“When I needed my wife the most, God decides to summon her soul to His side. It’s as if every great victory I earn must be paid with the blood of my family. I wouldn’t be surprised if Richard would be the next to die after my campaign against the Republic of Genoa.”
- Richard I "the Just" d'Ivrea, Emperor of Francia​

Having lost none of his pragmatism, the old emperor sought another spouse to share his intimacy. Feeling nostalgic about Giulia’s Venetian origins, he looked to Italy again for a bride. He chose Countess Carola of Mantula, a 16 year old woman from the House of Gent. The Countess gladly accepted to marry the impulsive ruler. While Richard was now an old man, he remained very popular with his court ladies. Being a faithful spouse, the emperor turned down all their advances and his own impulses, preferring the company of his strong-willed wife and the serenity of his gardens. The marriage was celebrated in January 1181.


The new empress

After spending a few months in peace with his new young wife, Richard decided it was time to return to Francia Occidentalis. The Genoans were expanding their borders and their trade zone. The aggressive Italians threatened to move further in Iberia and this was something the Just was unwilling to allow. As such, in order to reunite Castellon with the French holdings in Andalusia, the emperor declared war, pushing his suzerainty over Granada against Doge Oberto of Genoa. At the same time, Empress Carola was pregnant with the future Robert d’Ivrea, who will become the Count of Mantula.


A new campaign begins...

On the morning of September 7th 1181, Richard I “the Just” was found dead in his bed. He was 61. The imperial court of Francia was both saddened and relieved to hear the news. Richard proved a successful ruler both inside and outside the empire. At the same time, his ambitions pushed his subjects’ energies to the limit. After a very dynamic reign, a new chapter began in the history of the Anscarids with the coronation of Richard II. His new vassals prudently waited how the new emperor would govern and if he would be a worthy liege to swear fealty to.

If Richard gave one lesson through his dynamic life, it would be to never let anyone stand in your way. One particular message was written for Richard II when he was summoned by his father after the death of André. He warned his son to be ready and not make mistakes, for his enemies already were ready for him. And indeed, they were.


Farewell Richard... we had a good time

This ends Richard's story. Phew, 2 stories complete, 11 to go! Now to wrap up Richard's story in a synopsis...

I'd like to ask something to my readers. I had an idea to start taking screenshots of a 2nd AAR and I was wondering which character I could play next. I don't think I'll make it as a history AAR however. I am currently playing a Norse game, but honestly I don't think it would make a good story, because I'm steamrolling through Europe like I was driving a zamboni. Since there are many Norse playthroughs already along with a few Zoroastrians, I thought about playing as Alfred of Wessex in 867. I think it might make a good story, especially during the Viking age. It would be my first choice, but I got others as well.

My other choices are:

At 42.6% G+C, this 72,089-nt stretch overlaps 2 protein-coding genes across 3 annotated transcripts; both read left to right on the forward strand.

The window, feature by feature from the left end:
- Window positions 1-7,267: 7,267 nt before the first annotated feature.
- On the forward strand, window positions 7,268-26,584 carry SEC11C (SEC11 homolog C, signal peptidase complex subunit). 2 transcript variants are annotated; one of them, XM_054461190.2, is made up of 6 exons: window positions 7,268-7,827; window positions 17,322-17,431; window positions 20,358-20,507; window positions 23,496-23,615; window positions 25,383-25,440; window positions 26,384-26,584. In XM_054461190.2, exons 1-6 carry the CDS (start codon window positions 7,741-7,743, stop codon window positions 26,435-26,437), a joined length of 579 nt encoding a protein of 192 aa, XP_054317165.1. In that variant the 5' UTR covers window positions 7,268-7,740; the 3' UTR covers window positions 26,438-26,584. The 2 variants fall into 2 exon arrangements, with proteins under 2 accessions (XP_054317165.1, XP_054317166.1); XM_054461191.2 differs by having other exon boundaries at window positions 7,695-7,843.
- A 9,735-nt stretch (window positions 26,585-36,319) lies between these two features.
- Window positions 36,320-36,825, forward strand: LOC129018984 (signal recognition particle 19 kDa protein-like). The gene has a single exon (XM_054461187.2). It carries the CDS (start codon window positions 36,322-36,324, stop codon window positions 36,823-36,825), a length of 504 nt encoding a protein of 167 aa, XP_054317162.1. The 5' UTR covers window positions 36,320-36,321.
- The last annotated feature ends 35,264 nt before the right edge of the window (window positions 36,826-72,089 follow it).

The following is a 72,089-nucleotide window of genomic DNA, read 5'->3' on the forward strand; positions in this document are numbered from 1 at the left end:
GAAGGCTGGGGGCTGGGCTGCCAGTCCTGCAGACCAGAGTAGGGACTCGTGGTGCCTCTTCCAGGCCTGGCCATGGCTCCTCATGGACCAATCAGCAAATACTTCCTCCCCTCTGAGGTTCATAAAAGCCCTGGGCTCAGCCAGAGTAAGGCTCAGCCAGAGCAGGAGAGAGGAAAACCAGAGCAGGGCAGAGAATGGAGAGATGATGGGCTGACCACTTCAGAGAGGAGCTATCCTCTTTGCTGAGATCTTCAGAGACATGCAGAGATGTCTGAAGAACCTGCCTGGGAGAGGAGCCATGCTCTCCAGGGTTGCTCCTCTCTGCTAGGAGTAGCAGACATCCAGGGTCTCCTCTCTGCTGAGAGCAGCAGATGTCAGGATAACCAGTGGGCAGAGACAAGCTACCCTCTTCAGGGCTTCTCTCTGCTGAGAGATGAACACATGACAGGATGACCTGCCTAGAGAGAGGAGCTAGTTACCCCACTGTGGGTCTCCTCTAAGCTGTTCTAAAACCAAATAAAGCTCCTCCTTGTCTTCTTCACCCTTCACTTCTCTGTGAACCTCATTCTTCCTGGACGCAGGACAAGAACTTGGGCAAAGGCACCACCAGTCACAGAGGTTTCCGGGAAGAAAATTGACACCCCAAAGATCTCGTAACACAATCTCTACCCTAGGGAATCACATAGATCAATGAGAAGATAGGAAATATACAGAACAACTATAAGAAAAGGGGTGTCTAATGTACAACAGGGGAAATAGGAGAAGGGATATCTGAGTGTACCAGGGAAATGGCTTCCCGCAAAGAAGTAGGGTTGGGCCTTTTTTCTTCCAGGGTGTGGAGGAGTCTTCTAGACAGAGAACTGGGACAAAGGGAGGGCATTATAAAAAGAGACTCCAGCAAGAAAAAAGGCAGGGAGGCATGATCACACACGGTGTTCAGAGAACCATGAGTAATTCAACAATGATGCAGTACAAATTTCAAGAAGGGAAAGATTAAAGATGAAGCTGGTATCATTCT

- a Scottish/Irish/Wales Count (once the Celtic portraits come out in late June)
- a Russian Slavic Count
- a Iberian Catholic in Asturias
- a Salian Count in East Francia
- a Muslim Count in the Holy Land


Of course, I'll be playing the game up until the end before I start a new AAR thread, just in case I find the story might be boring or end too abruptly. What do you folks think?
 

Lord Durham

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Excellent read. Richard 'The Just' proved to be a power house and a man of principal, even when it came to dealing with his family. I'd like to see an Alfred of Wessex AAR, too.
 

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I like your first choice.
All righty! Alfred starts with 2 counties and very high stats and I have yet to play in the British Isles. Wessex is a moderately strong power in 867 as well, so I hope I won't be destroyed by the Vikings too quickly.

Excellent read. Richard 'The Just' proved to be a power house and a man of principal, even when it came to dealing with his family. I'd like to see an Alfred of Wessex AAR, too.
Another vote for Alfred! Thanks! Richard sure proved a fun character to play as, even if he (me) was plagued with bad luck concerning his family. Then again, setbacks make the game more interesting. My current Norse game is way too easy in comparison...

I'll wait until Saturday before starting another potential AAR game to see if more readers would like to vote. In the meantime, I'll finish up the conquest of Poland and Rus with my Housecarls and maybe take some concubines while sipping some wine on the side. Oh yes, and write Richard's synopsis before the week-end.
 

dantescritic

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All righty! Alfred starts with 2 counties and very high stats and I have yet to play in the British Isles. Wessex is a moderately strong power in 867 as well, so I hope I won't be destroyed by the Vikings too quickly.



Another vote for Alfred! Thanks! Richard sure proved a fun character to play as, even if he (me) was plagued with bad luck concerning his family. Then again, setbacks make the game more interesting. My current Norse game is way too easy in comparison...

I'll wait until Saturday before starting another potential AAR game to see if more readers would like to vote. In the meantime, I'll finish up the conquest of Poland and Rus with my Housecarls and maybe take some concubines while sipping some wine on the side. Oh yes, and write Richard's synopsis before the week-end.